Racing: Trainers in trouble: Wolves gather at the stable door

Balancing the books is now a greater problem than getting the horses fit and winning races; Difficult times for Britain's trainers could see their ranks dramatically reduced.

AT THE last count, there were approximately 520 professional racehorse trainers in Britain. If John Gosden, one of their number, is correct, then you would be a fool to lend money to about 410 of them. "What you have to face," Gosden says, "is that, conservatively, 80 per cent of trainers in this country are insolvent. If you cashed them tomorrow at the bank you would be in a considerably negative situation."

It might sound an exaggerated claim, until you consider some of the familiar names which will be missing from racecards this year. Bob Champion, Graham Thorner, Julie Cecil and Lord Huntingdon - the Queen's trainer, no less - are among those who have not renewed their licences for 1999. Cash-flow problems, to a greater or lesser degree, were a factor for all four. Lord Huntingdon, who had almost 70 horses in his yard, was estimated to be losing pounds 40,000 a year, despite charging his owners about pounds 150 per horse, per week for his services. When the chill wind of financial reality finally blew him away, few of Britain's trainers did not shiver in sympathy.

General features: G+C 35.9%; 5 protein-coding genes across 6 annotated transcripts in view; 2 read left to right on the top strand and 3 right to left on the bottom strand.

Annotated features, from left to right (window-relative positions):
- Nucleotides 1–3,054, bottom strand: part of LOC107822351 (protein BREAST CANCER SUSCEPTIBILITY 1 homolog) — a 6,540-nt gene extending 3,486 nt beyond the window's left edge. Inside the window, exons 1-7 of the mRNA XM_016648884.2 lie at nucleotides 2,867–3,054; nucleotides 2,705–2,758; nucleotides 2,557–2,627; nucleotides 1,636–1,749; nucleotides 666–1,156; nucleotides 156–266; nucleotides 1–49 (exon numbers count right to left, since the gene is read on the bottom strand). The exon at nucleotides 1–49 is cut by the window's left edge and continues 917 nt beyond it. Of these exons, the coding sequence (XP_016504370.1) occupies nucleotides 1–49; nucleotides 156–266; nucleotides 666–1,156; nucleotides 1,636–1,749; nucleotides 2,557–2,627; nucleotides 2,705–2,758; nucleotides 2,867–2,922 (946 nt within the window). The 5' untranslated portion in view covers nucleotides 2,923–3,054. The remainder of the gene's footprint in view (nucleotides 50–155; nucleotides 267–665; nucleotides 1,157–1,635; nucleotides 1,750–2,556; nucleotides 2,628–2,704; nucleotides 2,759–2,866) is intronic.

A trainer has three principal sources of income: training fees, their cut of any prize-money won by their horses, and, if they are lucky, commercial sponsorship of their stable. They may also try to turn a profit from buying and selling horses, or betting on them.

The list of potential outgoings, by contrast, runs into dozens. Staff wages, transport costs, feed bills, mortgage or rent repayments, vets and blacksmiths' bills are the most obvious, but everything down to the paint on the stable doors needs to be billed and paid for.

One trainer who takes the accounts book as seriously as the form book is Simon Dow. The son of a bank manager, he was taught from a young age that "to be in business, you've got to stay in business". His charges at present are pounds 25 per day per horse for single owners, and pounds 26 per day for those owned in partnership, which reflects the extra work involved in keeping multiple owners up to date.

Significantly, though, he offers a discount of pounds 1 per day for any owner who pays a bill within 21 days of its arrival. About 80 per cent of his owners take advantage, and while bad payers are as much of a problem in racing as they are in any other industry, Dow's income streams are less likely to dry up than most.